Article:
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A compact, bounded, closed-range operator on a Hilbert space has finite rank

  1. May 26, 2012 #1
    1. The problem statement, all variables and given/known data

    Let [itex]H[/itex] be an [itex]\infty[/itex]-dimensional Hilbert space and [itex]T:H\to{H}[/itex] be an operator.

    Show that if [itex]T[/itex] is compact, bounded and has closed range, then [itex]T[/itex] has finite rank. Do not use the open-mapping theorem.

    Let [itex]B(H)[/itex] denote the space of all bounded operators mapping [itex]H\to{H}[/itex], [itex]K(H)[/itex] denote the space of all compact operators mapping [itex]H\to{H}[/itex], [itex]R(H)[/itex] denote the space of all finite rank operators mapping [itex]H\to{H}[/itex].

    2. Relevant defintions

    *[itex]T\in{B(H)}[/itex] is compact if the closure of [itex]T(B(0,1))[/itex] is a compact set.
    *[itex]T\in{B(H)}[/itex] has finite rank if [itex]Range(T)=T(H)[/itex] is finite-dimensional.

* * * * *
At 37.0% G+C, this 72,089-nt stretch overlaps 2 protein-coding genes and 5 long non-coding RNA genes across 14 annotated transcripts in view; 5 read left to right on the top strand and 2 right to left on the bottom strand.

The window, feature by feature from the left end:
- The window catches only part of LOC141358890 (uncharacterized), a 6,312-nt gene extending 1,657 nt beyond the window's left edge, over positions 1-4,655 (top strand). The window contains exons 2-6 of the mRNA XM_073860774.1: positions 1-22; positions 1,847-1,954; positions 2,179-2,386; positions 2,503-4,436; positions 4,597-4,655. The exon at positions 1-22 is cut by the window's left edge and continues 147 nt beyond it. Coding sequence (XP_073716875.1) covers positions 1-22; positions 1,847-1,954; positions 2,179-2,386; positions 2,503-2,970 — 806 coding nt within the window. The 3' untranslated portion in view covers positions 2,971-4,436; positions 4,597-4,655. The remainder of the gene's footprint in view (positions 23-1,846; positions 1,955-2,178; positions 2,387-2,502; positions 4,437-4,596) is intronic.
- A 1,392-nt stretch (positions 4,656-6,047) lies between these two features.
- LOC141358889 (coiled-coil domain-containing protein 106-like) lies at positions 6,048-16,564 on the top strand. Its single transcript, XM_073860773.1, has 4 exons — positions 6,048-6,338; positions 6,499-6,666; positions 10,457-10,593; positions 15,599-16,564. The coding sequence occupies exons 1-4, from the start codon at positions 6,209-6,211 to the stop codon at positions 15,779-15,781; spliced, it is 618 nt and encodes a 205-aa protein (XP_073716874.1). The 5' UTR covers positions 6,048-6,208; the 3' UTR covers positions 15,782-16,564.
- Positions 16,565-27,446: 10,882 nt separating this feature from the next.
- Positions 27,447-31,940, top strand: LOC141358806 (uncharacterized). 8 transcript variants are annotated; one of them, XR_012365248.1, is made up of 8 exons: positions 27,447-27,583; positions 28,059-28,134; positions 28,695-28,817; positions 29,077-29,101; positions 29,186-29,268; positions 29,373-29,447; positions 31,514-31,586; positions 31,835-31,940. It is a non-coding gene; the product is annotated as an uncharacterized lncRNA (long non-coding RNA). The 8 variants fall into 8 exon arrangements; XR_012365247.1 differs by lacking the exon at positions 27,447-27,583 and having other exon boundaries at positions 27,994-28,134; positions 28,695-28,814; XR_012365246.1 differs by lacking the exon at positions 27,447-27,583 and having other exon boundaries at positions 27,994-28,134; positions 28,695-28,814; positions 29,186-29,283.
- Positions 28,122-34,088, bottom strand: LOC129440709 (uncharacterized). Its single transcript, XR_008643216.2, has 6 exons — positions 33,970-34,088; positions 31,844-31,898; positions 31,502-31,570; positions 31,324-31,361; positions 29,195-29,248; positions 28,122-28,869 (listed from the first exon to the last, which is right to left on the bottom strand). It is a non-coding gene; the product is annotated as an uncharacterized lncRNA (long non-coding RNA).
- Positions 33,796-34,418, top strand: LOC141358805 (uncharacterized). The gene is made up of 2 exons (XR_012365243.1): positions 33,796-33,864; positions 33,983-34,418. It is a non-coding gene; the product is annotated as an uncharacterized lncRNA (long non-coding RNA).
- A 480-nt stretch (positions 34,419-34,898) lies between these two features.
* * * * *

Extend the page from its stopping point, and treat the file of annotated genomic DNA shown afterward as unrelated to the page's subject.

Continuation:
3. The attempt at a solution

    I'm not sure how to do the proof, but I think the following propositions in my lecture notes could be useful:

    *[itex]T\in{R(H)}[/itex] iff [itex]T\in{B(H)}[/itex] is the norm limit of a sequence of finite rank operators, i.e. [itex]K(H)[/itex] is the closure of [itex]R(H)[/itex].
    *Let [itex]T\in{R(H)}[/itex]. Then there is an orthonormal set [itex]{{e_1,...,e_L}}\in{H}[/itex] s.t. [tex]Tu=\sum\limits_{i,j=1}^{L}{c_{ij}(u,e_j)e_i}[/tex] where [itex]c_{ij}[/itex] are complex numbers.

    Any help with the proof would be greatly appreciated.

    Thank you in advance.
     
    Last edited: May 26, 2012
  2. jcsd
  3. May 26, 2012 #2

    micromass

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    Do you know that compact operators can never be invertible on Hilbert spaces??

    Given your compact operator T with closed range, can you modify the domain and codomain a bit such that T becomes a bijection between Hilbert spaces??
     
  4. May 26, 2012 #3
    Thank you for your reply.

    The next part of the question is to show that T is not invertible, so I can't use that fact.

    T would be surjective if its image equalled its range, but the question defines these to be equal (under heading 2 in the original post), so T is already surjective. I'm not sure how to make T injective.
     
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